Continue Reading Policyholder Win Highlights Key Issues to Maximize Coverage for False Claims Act Settlements
A D.C. federal judge recently held that an insurer could be responsible to a TV station for more than $25 million in an underlying malpractice suit where the insurer failed to send timely notice preserving its rights under the policy in violation of a Virginia statute.
Continue Reading Insurer Can’t Mute TV Station’s Recovery for $25 Million Malpractice Claim
The Seventh Circuit affirmed a ruling from the Northern District of Illinois that a subcontractor’s insurer must defend the general contractor in a negligence suit brought by an employee of the subcontractor for injuries suffered on the job.
Continue Reading Seventh Circuit Holds Insurer Must Defend General Contractor in Suit by Subcontractor’s Employee
A Massachusetts intermediate appellate court recently found no coverage for a general contractor listed as an additional insured under a subcontractor’s general liability insurance policy. The general contractor sought coverage for a negligence action brought by an employee of the subcontractor regarding workplace injuries.
Continue Reading Massachusetts Appellate Court Reads Cross Liability Exclusion Broadly in Denying Additional Insured Coverage to General Contractor
In responding to a certified question from the Fifth Circuit in Richards v. State Farm Lloyds, the Texas Supreme Court held that the “policy-language exception” to the eight-corners rule articulated by the federal district court is not a permissible exception under Texas law. See Richards v. State Farm Lloyds, 19-0802, 2020 WL 1313782, at *1 (Tex. Mar. 20, 2020). The eight-corners rule generally provides that Texas courts may only consider the four corners of the petition and the four corners of the applicable insurance policy when determining whether a duty to defend exists. State Farm argued that a “policy-language exception” prevents application of the eight-corners rule unless the insurance policy explicitly requires the insurer to defend “all actions against its insured no matter if the allegations of the suit are groundless, false or fraudulent,” relying on B. Hall Contracting Inc. v. Evanston Ins. Co., 447 F. Supp. 2d 634, 645 (N.D. Tex. 2006). The Texas Supreme Court rejected the insurer’s argument, citing Texas’ long history of applying the eight-corners rule without regard for the presence or absence of a “groundless-claims” clause.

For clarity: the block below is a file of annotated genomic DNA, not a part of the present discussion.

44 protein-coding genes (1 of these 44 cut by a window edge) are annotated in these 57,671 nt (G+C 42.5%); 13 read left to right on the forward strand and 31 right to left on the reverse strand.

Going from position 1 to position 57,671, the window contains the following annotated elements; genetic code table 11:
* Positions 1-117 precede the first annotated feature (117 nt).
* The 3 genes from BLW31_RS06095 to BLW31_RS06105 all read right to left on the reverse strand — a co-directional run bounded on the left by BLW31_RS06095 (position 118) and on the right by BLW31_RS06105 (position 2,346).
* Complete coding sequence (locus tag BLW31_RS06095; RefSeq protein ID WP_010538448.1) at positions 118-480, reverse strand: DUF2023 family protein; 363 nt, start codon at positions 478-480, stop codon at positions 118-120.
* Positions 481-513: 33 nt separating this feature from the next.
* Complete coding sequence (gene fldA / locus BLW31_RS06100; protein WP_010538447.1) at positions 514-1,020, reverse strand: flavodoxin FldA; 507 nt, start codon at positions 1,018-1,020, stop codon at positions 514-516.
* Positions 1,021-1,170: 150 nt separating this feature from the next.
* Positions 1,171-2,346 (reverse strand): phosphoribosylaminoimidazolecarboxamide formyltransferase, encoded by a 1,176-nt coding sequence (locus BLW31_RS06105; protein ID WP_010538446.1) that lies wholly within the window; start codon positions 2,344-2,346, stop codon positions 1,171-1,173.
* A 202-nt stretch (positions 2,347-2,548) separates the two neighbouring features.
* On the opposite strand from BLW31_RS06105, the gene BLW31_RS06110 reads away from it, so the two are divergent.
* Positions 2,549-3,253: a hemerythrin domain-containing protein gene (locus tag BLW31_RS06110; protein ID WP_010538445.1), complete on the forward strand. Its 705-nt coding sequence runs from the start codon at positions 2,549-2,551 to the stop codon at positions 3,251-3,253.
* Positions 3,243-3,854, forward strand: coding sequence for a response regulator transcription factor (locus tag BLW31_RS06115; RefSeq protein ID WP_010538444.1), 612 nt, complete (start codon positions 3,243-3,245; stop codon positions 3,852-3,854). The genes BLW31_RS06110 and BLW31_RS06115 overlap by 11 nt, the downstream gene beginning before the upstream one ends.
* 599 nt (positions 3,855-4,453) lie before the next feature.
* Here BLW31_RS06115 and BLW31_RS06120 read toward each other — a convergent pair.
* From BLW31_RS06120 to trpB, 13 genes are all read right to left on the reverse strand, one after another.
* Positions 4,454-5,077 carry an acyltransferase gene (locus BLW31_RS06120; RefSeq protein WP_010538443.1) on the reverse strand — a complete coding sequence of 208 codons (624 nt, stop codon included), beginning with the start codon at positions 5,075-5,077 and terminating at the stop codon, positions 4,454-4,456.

Continue Reading Staying the Course, Texas Supreme Court Rejects Insurer’s Argument for Exception to Eight-Corners Rule in Determining Duty to Defend
Hunton Insurance partners Syed Ahmad and Michael Levine were interviewed by Law360 for its year-end article discussing the top insurance rulings in 2019, for their insights on two of the year’s biggest insurance decisions.
Continue Reading Hunton Insurance Partners Ahmad and Levine Comment to Law360 on 2019’s Top Insurance Rulings